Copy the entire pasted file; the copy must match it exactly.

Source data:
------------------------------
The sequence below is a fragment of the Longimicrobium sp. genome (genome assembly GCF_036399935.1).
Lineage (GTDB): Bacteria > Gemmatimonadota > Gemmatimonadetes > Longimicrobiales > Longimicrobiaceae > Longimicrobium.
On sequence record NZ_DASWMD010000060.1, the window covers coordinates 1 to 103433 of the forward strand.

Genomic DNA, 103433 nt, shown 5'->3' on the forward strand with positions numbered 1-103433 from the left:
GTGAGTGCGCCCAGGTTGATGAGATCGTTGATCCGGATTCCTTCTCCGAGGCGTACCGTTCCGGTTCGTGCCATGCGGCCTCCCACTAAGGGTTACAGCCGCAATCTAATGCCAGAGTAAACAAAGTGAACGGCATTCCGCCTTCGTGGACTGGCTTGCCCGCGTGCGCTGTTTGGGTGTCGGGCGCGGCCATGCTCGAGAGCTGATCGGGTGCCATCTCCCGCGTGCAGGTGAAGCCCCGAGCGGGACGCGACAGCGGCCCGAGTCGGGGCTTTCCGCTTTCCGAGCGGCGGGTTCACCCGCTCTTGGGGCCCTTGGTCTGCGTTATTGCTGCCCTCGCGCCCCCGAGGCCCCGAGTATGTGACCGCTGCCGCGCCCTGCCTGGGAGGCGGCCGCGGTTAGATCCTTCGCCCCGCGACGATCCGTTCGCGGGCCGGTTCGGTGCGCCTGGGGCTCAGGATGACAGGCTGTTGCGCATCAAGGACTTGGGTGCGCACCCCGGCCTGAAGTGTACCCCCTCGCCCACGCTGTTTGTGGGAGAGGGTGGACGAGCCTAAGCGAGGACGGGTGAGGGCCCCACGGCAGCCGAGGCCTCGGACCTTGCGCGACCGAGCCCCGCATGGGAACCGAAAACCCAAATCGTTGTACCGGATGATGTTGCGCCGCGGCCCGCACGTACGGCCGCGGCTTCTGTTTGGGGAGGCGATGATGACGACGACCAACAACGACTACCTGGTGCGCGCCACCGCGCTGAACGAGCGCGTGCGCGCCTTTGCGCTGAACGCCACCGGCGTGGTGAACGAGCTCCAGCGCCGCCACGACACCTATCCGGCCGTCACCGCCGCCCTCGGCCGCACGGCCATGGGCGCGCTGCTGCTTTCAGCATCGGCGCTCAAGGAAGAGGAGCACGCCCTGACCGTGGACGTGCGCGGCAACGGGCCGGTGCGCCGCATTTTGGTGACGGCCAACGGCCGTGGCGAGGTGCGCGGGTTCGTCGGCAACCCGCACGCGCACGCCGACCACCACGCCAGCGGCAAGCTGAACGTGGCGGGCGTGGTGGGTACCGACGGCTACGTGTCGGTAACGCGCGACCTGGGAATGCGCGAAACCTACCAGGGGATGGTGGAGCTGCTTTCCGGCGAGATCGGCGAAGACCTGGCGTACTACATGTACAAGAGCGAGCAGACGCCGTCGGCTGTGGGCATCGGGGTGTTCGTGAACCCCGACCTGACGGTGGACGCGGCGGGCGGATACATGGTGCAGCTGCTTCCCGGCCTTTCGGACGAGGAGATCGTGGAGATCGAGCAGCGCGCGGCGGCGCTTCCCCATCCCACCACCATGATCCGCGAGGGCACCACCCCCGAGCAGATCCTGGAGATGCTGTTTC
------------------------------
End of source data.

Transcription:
The sequence below is a fragment of the Longimicrobium sp. genome (genome assembly GCF_036399935.1).
Lineage (GTDB): Bacteria > Gemmatimonadota > Gemmatimonadetes > Longimicrobiales > Longimicrobiaceae > Longimicrobium.
On sequence record NZ_DASWMD010000060.1, the window covers coordinates 1 to 103433 of the forward strand.

Genomic DNA, 103433 nt, shown 5'->3' on the forward strand with positions numbered 1-103433 from the left:
GTGAGTGCGCCCAGGTTGATGAGATCGTTGATCCGGATTCCTTCTCCGAGGCGTACCGTTCCGGTTCGTGCCATGCGGCCTCCCACTAAGGGTTACAGCCGCAATCTAATGCCAGAGTAAACAAAGTGAACGGCATTCCGCCTTCGTGGACTGGCTTGCCCGCGTGCGCTGTTTGGGTGTCGGGCGCGGCCATGCTCGAGAGCTGATCGGGTGCCATCTCCCGCGTGCAGGTGAAGCCCCGAGCGGGACGCGACAGCGGCCCGAGTCGGGGCTTTCCGCTTTCCGAGCGGCGGGTTCACCCGCTCTTGGGGCCCTTGGTCTGCGTTATTGCTGCCCTCGCGCCCCCGAGGCCCCGAGTATGTGACCGCTGCCGCGCCCTGCCTGGGAGGCGGCCGCGGTTAGATCCTTCGCCCCGCGACGATCCGTTCGCGGGCCGGTTCGGTGCGCCTGGGGCTCAGGATGACAGGCTGTTGCGCATCAAGGACTTGGGTGCGCACCCCGGCCTGAAGTGTACCCCCTCGCCCACGCTGTTTGTGGGAGAGGGTGGACGAGCCTAAGCGAGGACGGGTGAGGGCCCCACGGCAGCCGAGGCCTCGGACCTTGCGCGACCGAGCCCCGCATGGGAACCGAAAACCCAAATCGTTGTACCGGATGATGTTGCGCCGCGGCCCGCACGTACGGCCGCGGCTTCTGTTTGGGGAGGCGATGATGACGACGACCAACAACGACTACCTGGTGCGCGCCACCGCGCTGAACGAGCGCGTGCGCGCCTTTGCGCTGAACGCCACCGGCGTGGTGAACGAGCTCCAGCGCCGCCACGACACCTATCCGGCCGTCACCGCCGCCCTCGGCCGCACGGCCATGGGCGCGCTGCTGCTTTCAGCATCGGCGCTCAAGGAAGAGGAGCACGCCCTGACCGTGGACGTGCGCGGCAACGGGCCGGTGCGCCGCATTTTGGTGACGGCCAACGGCCGTGGCGAGGTGCGCGGGTTCGTCGGCAACCCGCACGCGCACGCCGACCACCACGCCAGCGGCAAGCTGAACGTGGCGGGCGTGGTGGGTACCGACGGCTACGTGTCGGTAACGCGCGACCTGGGAATGCGCGAAACCTACCAGGGGATGGTGGAGCTGCTTTCCGGCGAGATCGGCGAAGACCTGGCGTACTACATGTACAAGAGCGAGCAGACGCCGTCGGCTGTGGGCATCGGGGTGTTCGTGAACCCCGACCTGACGGTGGACGCGGCGGGCGGATACATGGTGCAGCTGCTTCCCGGCCTTTCGGACGAGGAGATCGTGGAGATCGAGCAGCGCGCGGCGGCGCTTCCCCATCCCACCACCATGATCCGCGAGGGCACCACCCCCGAGCAGATCCTGGAGATGCTGTTTC